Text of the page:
News
Malawi
The Merry Family

Merry Mission Journal

July 1, 2005

Kangaroo Care

At Mulanje Mission Hospital they have a new unit called the Kangaroo Care ward. They also have a similar unit at the Malawian Government hospital, Queen Elizabeth, in Blantyre. They are fascinating places.

One of the problems that health care facilities in developing nations face is how to care for low birth weight babies. In the United States and other nations, these high risk infants are immediately placed in incubators and hooked up to monitors, IVs if necessary, and are watched by highly trained personnel every moment. In developing nations, this is impossible. If (and that is a big “if”) incubators were available, what would happen to the babies if there was a power outage? Where would replacement parts be obtained if a piece of equipment broke? There is a critical shortage of medical personnel here as well. Where would the hospitals get specially trained nurses, doctors and technicians to watch over the infants?

As you can see, high tech is not the way to go here in Malawi and other developing nations. Doctors have developed a much lower tech way of safely getting these tiny newborns through their first perilous days and weeks of life. It is called Kangaroo Care.

Some observant medical people noticed that here in Malawi, infants are very happy and healthy. They determined it was because women almost always have their babies strapped to their backs. If infants are hungry, the mother simply moves the sling around to the front and nurses her child. The doctors decided that this type of care would be especially good for premature and low birth weight babies.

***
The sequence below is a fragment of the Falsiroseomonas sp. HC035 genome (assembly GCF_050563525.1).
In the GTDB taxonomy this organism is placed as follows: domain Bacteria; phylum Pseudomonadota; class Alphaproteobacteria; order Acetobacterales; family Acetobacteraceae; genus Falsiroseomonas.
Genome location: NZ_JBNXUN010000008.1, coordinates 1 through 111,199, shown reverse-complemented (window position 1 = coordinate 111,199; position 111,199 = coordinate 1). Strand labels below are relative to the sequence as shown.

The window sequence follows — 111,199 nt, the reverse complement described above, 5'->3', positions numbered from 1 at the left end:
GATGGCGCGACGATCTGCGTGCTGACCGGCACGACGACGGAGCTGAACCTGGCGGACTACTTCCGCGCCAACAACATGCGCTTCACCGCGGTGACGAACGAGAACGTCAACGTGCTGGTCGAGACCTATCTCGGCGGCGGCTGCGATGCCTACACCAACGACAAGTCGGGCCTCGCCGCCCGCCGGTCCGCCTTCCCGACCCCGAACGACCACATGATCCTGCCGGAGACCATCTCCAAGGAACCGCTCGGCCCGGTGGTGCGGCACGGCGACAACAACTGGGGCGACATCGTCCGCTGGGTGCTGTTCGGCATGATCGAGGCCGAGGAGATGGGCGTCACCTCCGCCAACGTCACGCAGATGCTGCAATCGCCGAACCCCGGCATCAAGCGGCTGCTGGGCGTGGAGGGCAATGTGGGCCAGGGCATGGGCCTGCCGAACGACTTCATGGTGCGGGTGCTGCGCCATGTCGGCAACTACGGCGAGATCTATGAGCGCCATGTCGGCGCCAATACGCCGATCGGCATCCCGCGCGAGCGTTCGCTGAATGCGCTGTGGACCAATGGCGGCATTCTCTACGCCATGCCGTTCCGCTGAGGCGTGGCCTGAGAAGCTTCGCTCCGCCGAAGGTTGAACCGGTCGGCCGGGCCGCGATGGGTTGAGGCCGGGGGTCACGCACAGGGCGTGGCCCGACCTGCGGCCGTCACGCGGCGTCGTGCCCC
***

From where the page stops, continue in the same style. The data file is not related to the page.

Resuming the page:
So, the kangaroo care unit at Mulanje has very little high tech equipment in it. There is a heater. The unit is kept very warm (almost body temperature) so that if the babies are not right next to their mother’s skin, they will still not get cold. There is also a humidifier. The air is kept moist to help the babies lungs develop properly. There are also beds, lots of blankets and some comfortable chairs. The KC ward at Queen Elizabeth is not as new or as clean. It is more crowded, but it is just as warm, cozy and humid. Tiny infants are held in place with blankets on their mother’s chests, and are encouraged to nurse often. The mothers sit on their beds and socialize.

The doctors at Mulanje are very pleased with the success rate on the new wing. These high risk infants, whose chances for survival would be very slim without this special care, are now much greater. There is an 80% survival rate.

The babies and mothers are released from the hospital when the baby reaches a weight of 2 kilograms (about 4.5 pounds.)

It is really wonderful to see something that is giving mothers hope and babies a fighting chance.

Beth Merry



+ Click here to return to Journal Directory